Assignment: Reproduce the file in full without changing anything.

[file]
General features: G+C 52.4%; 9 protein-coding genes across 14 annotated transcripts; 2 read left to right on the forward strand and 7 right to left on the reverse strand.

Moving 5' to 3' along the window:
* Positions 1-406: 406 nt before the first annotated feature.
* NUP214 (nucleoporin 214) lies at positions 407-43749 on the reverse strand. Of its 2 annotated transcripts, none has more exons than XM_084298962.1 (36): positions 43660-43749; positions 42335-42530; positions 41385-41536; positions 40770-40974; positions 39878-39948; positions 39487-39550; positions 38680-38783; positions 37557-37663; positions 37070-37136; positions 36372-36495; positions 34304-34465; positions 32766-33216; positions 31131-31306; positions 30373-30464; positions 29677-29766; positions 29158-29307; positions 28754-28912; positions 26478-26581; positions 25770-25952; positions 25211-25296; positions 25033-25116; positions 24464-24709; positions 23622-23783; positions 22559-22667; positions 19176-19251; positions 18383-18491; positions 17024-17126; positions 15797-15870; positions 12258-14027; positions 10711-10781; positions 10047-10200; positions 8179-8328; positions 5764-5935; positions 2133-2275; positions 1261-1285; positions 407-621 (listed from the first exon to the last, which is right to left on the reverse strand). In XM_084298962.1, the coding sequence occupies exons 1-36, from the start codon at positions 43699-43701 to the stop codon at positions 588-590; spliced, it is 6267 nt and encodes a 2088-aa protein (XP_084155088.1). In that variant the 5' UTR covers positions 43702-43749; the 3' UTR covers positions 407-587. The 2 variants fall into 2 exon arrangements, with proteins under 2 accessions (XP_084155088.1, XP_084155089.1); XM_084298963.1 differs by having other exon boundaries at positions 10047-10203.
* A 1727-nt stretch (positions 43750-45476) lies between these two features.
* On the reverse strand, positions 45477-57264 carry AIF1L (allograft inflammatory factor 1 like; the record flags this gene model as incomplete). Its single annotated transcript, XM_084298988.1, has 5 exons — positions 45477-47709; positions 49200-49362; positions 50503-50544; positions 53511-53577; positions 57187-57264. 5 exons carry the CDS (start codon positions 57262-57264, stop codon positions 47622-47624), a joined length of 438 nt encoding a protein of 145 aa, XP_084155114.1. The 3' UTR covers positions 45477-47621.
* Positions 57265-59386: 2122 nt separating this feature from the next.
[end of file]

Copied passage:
General features: G+C 52.4%; 9 protein-coding genes across 14 annotated transcripts; 2 read left to right on the forward strand and 7 right to left on the reverse strand.

Moving 5' to 3' along the window:
* Positions 1-406: 406 nt before the first annotated feature.
* NUP214 (nucleoporin 214) lies at positions 407-43749 on the reverse strand. Of its 2 annotated transcripts, none has more exons than XM_084298962.1 (36): positions 43660-43749; positions 42335-42530; positions 41385-41536; positions 40770-40974; positions 39878-39948; positions 39487-39550; positions 38680-38783; positions 37557-37663; positions 37070-37136; positions 36372-36495; positions 34304-34465; positions 32766-33216; positions 31131-31306; positions 30373-30464; positions 29677-29766; positions 29158-29307; positions 28754-28912; positions 26478-26581; positions 25770-25952; positions 25211-25296; positions 25033-25116; positions 24464-24709; positions 23622-23783; positions 22559-22667; positions 19176-19251; positions 18383-18491; positions 17024-17126; positions 15797-15870; positions 12258-14027; positions 10711-10781; positions 10047-10200; positions 8179-8328; positions 5764-5935; positions 2133-2275; positions 1261-1285; positions 407-621 (listed from the first exon to the last, which is right to left on the reverse strand). In XM_084298962.1, the coding sequence occupies exons 1-36, from the start codon at positions 43699-43701 to the stop codon at positions 588-590; spliced, it is 6267 nt and encodes a 2088-aa protein (XP_084155088.1). In that variant the 5' UTR covers positions 43702-43749; the 3' UTR covers positions 407-587. The 2 variants fall into 2 exon arrangements, with proteins under 2 accessions (XP_084155088.1, XP_084155089.1); XM_084298963.1 differs by having other exon boundaries at positions 10047-10203.
* A 1727-nt stretch (positions 43750-45476) lies between these two features.
* On the reverse strand, positions 45477-57264 carry AIF1L (allograft inflammatory factor 1 like; the record flags this gene model as incomplete). Its single annotated transcript, XM_084298988.1, has 5 exons — positions 45477-47709; positions 49200-49362; positions 50503-50544; positions 53511-53577; positions 57187-57264. 5 exons carry the CDS (start codon positions 57262-57264, stop codon positions 47622-47624), a joined length of 438 nt encoding a protein of 145 aa, XP_084155114.1. The 3' UTR covers positions 45477-47621.
* Positions 57265-59386: 2122 nt separating this feature from the next.